'A Wise Latina Woman'
The context shows that Judge Sotomayor meant what she said.
Jun 15, 2009, Vol. 14, No. 37 • By JENNIFER RUBIN
Not since Rose Mary Woods made "18 " famous has a number so absorbed the attention of the media and political establishment. But with President Barack Obama's nomination of Second Circuit judge Sonia Sotomayor to the Supreme Court to replace retiring Justice David Souter, Washington has become transfixed by "32"--the number of words in a startling passage from the Judge Mario G. Olmos Memorial Lecture that Sotomayor delivered at the University of California, Berkeley, School of Law in 2001 and published the following spring in the Berkeley La Raza Law Journal.
The sentence that set off a furious round of spin by supporters and of criticism by opponents of Sotomayor's nomination reads as follows: "I would hope that a wise Latina woman with the richness of her experiences would more often than not reach a better conclusion than a white male who hasn't lived that life."
This sort of ethnic condescension is routinely bandied about among academics and those who style themselves "civil rights" advocates. But in general public parlance it is problematic in the extreme. As a political analyst confided privately, the sentence in question "is utterly absurd, and I say that as someone who believes that diversity is a good thing in Court appointments and just about everything else. . . . No one's gender or ethnicity bestows an edge in wisdom. What a fatuous concept."
The hapless White House press secretary Robert Gibbs at first refused to address Sotomayor's words. By the end of the week though he declared, "I think she'd say that her word choice in 2001 was poor." Sotomayor herself, according to Senator Dianne Feinstein, said that "if you read on and read the rest of my speech you wouldn't be concerned with it but it was a poor choice of words."
The following week the excuse of inadvertence unraveled. Sotomayor had used similar or identical words in speeches between 1994 and 2003, the most recent at Seton Hall, in which the same "wise Latina" formulation was used. And Sotomayor is a meticulous draftsman, as she explained in a separate 1994 speech on the importance of clear writing, in which she boasted that she repeatedly edits her work.
However, the president had already weighed in, pronouncing, "I'm sure she would have restated it. But if you look in the entire sweep of the [speech] that she wrote, what's clear is that she was simply saying that her life experiences will give her information about the struggles and hardships that people are going through that will make her a good judge."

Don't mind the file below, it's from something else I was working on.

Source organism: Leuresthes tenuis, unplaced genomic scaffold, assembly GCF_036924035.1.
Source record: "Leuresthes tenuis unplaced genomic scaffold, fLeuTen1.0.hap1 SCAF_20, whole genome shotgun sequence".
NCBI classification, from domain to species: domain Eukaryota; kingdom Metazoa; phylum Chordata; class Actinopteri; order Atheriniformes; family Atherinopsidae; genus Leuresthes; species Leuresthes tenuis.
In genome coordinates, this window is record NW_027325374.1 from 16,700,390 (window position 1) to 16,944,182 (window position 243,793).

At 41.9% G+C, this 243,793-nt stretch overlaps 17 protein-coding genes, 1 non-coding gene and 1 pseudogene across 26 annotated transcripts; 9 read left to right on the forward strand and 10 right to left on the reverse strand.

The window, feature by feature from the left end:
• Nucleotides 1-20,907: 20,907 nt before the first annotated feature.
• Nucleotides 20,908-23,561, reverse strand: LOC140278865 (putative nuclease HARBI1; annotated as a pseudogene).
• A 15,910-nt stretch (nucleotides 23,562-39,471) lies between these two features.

But that is precisely not what the entire sweep of the speech conveys. Indeed, Sotomayor took nearly 4,000 words to say the opposite. The president's characterization of the speech is as false as Sotomayor's reassurances to Feinstein are misleading. The White House is no doubt banking on the media and public's unwillingness to seek out the Berkeley La Raza Law Journal and read Sotomayor's musings in their entirety. In contrast to Judge Richard Paez of the Ninth Circuit, a liberal Hispanic appellate judge who addressed the same Berkeley audience, Sotomayor propounded not warm and fuzzy feelings of ethnic pride but radical views of multiculturalism and of judging itself.
Sotomayor's speech is in many ways a distillation of the most extreme views of the liberal civil rights establishment. They have dispensed with Martin Luther King Jr.'s vision of a "colorblind" society, in which people "will not be judged by the color of their skin but by the content of their character." The notion of a shared American tradition is considered a dodge for maintaining white, male domination of society. Instead, they aim to secure the levers of power, to empower disadvantaged groups to pursue their distinct ideology, culture, and language. It is not enough to eliminate barriers to entry in business, universities, government, or the bench; numerical quotas are essential to securing each group's "fair share." And most critically, group identity and goals supplant individual identity and professional obligations. Each of these elements, the core of the most extreme variety of contemporary multiculturalism, is prominently featured in Sotomayor's speech and law review article.